For skiers, persistent snowfall and frigid temperatures usually mean a winter full of quality runs on the slopes of New England. But as the blizzards ebb and warm weather eventually awakens from hibernation, there may still be a chance to steal a few treasures from the ski mountains.
Springtime skiing is an unexpected pleasure, extending the ski season and offering a most unique day on the slopes.
There is a certain feeling associated with spring skiing that is unnoticeably absent during mid-winter’s pelting snow and subzero wind chills. The sun spurs it on, but this feeling goes way beyond the weather. In fact, many times the heat makes for mushy, granular, sub-par snow.
But spring skiing is more mindset than mint conditions: joy, adrenaline, escape. Don’t be surprised at the speck of guilt scraping at you like a bared rock on your skis. When you walk out onto the lodge deck, a cold beer cooling your sweating hands, a sunburn on the parts of your face that weren’t covered by goggles and the parts of your forearms not covered by your t-shirt, you know you got away with something.
It is the same feeling as the one you had when you were a kid and you took a cookie but did not get caught with your hand in the jar; or that feeling you got in high school when you snuck in after curfew and mom and dad did not wake up. That is the feeling of spring skiing: I shouldn’t be here, but I am and I’m not leaving until they make me.
At Maine’s Shawnee Peak they embrace the circumvention of Mother Nature by hosting their annual Spring Fling (March 22, 2014). The seasonal contradictions are reminiscent of many regional ski resorts post-March 1. There’s a BBQ, plenty of skiers in t-shirts, beer specials and more than a few radio station promo prize giveaways. It all takes place in the shadow of a mountain just starting to lose its snowy edge.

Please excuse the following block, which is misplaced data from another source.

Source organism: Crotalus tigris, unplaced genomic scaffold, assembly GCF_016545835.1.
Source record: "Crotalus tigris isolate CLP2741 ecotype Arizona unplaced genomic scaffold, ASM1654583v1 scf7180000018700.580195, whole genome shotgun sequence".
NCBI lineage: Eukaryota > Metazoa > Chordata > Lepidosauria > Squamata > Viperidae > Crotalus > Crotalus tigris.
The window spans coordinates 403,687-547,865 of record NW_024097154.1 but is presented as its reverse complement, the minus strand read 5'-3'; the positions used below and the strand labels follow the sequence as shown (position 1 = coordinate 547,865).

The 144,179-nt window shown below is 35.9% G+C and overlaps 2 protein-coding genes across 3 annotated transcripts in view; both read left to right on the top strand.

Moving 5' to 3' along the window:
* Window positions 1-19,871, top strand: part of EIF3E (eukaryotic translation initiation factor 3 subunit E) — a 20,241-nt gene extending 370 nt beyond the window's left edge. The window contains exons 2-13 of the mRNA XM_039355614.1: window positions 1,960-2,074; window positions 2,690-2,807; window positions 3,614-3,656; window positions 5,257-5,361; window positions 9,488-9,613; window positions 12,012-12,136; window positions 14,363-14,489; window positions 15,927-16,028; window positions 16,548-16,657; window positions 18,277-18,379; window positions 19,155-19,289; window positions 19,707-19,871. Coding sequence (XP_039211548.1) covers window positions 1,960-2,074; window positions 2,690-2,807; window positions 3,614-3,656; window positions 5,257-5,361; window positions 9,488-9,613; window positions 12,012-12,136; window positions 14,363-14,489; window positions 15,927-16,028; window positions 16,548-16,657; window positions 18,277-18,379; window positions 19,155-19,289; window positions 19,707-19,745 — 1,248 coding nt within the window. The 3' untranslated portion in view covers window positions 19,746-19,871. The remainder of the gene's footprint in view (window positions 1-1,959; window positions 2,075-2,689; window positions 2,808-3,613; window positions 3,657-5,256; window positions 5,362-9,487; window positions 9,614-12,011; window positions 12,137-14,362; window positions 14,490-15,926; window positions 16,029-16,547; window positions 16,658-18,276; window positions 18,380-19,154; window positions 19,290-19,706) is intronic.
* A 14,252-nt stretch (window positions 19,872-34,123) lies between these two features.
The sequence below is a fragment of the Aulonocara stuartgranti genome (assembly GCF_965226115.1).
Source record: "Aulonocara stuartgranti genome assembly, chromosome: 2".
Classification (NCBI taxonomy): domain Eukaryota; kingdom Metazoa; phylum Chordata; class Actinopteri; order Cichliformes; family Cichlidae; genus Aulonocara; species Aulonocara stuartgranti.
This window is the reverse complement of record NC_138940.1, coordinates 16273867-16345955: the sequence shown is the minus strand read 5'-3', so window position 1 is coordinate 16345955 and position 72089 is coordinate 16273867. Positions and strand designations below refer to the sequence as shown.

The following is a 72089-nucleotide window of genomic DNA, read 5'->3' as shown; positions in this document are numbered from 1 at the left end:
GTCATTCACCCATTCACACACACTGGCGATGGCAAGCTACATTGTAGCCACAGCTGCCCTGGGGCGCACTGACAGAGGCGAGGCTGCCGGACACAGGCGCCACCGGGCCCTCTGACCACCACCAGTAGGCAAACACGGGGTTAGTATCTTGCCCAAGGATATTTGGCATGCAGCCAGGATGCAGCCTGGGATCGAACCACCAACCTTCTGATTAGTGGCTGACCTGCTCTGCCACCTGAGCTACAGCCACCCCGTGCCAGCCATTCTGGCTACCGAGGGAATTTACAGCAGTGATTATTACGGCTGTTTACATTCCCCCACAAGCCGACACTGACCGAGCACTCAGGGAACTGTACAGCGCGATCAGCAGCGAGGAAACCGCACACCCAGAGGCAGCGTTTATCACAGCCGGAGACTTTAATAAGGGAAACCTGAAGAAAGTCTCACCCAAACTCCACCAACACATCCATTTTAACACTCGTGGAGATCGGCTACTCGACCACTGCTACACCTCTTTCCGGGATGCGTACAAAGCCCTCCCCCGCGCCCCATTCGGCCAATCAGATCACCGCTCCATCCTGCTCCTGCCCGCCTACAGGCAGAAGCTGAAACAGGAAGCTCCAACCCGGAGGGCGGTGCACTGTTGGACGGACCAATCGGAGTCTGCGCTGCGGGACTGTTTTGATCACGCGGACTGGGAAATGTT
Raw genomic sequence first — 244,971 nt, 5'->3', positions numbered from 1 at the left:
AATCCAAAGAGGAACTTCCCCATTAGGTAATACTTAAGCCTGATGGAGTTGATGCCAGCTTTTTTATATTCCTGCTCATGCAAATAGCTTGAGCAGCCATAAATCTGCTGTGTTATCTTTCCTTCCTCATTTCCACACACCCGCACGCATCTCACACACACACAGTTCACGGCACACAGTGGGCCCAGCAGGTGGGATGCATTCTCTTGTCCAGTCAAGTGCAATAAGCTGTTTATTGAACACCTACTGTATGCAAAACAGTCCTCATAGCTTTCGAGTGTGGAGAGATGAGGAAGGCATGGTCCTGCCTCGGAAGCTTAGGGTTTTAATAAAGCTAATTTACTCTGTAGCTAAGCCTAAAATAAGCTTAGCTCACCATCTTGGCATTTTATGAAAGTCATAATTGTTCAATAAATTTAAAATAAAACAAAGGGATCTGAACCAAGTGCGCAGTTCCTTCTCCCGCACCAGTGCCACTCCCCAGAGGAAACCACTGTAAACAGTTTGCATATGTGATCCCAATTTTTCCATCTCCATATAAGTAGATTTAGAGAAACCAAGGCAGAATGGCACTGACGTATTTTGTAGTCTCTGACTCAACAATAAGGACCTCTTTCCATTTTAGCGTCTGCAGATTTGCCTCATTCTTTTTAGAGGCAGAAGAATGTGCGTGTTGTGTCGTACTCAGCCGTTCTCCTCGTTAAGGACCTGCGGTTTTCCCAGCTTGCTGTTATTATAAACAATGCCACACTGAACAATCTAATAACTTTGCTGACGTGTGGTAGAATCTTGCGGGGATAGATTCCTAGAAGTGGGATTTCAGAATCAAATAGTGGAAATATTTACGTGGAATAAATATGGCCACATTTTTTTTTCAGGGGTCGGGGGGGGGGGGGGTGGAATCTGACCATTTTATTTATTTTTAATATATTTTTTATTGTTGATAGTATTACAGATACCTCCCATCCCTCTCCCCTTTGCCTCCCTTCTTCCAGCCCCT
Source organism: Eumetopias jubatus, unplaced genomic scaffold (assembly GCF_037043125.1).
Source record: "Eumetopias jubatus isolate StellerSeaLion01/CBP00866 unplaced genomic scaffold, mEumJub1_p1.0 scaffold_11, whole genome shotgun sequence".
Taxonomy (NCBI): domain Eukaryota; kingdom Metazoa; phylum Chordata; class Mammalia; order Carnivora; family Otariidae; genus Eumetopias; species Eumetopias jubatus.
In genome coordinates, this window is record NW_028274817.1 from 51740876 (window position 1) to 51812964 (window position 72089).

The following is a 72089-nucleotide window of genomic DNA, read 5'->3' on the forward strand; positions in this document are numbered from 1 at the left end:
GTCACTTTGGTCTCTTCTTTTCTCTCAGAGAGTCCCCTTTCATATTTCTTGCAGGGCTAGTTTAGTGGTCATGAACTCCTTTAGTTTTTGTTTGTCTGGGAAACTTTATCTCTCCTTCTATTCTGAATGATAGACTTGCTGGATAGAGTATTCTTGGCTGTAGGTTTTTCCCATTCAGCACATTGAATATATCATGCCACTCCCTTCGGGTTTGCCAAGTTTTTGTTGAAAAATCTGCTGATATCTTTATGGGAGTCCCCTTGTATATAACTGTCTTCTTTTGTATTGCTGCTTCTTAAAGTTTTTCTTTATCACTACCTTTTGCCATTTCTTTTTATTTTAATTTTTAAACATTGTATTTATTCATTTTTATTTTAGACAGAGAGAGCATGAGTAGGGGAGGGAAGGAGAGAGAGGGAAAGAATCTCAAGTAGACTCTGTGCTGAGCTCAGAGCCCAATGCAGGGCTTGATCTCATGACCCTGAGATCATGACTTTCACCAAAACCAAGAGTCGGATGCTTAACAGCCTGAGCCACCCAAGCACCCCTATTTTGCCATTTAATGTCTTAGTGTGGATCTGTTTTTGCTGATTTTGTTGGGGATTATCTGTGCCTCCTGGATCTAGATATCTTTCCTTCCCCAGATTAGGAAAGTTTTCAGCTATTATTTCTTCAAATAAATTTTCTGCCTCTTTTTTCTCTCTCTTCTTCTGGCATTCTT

But you don’t go spring skiing in New England for the packed powder. You go to get away and to get away with something. You go for that moment at the summit when you look out at a green valley and ice-less lakes surrounded by larger mountains that remain covered in snow. You go for the next moment when your gaze turns downward at your ski tips quivering over an icy black diamond trail pockmarked by puddles and pine needles. The obstacles are merely part of the semi-risky gamble we humans like to make when we are seeking reinvigoration after a cold, dark winter.
At Shawnee’s Spring Fling event, the pond-skimmers take it to a new level. When they’re hurtling down the main trail toward the manmade rectangular slush pool, surrounded by spectators and ski patrol/lifeguards, all they’re thinking is speed, speed, speed. There are few crossings, many valiant attempts and a lot of wet participants who end up submerged in the slush pool. From a bystander’s perspective, however, the sopping costumes and on-their-way-to-being-rusted-shut ski boots are just another entertaining perk of spring skiing.
Many other mountains across Vermont, New Hampshire and Maine host similar springtime events with the hope of drawing in a crowd for some fun in the sun. It all depends on how long they can keep up useable conditions, and how many people think outside the box come late March.
So in the midst of this frigid winter, remember that spring is right around the corner and with it an opportunity to enjoy New England’s ski mountains in a unique way. No matter whose slopes you hit, you can get away with having a good time skiing this spring.
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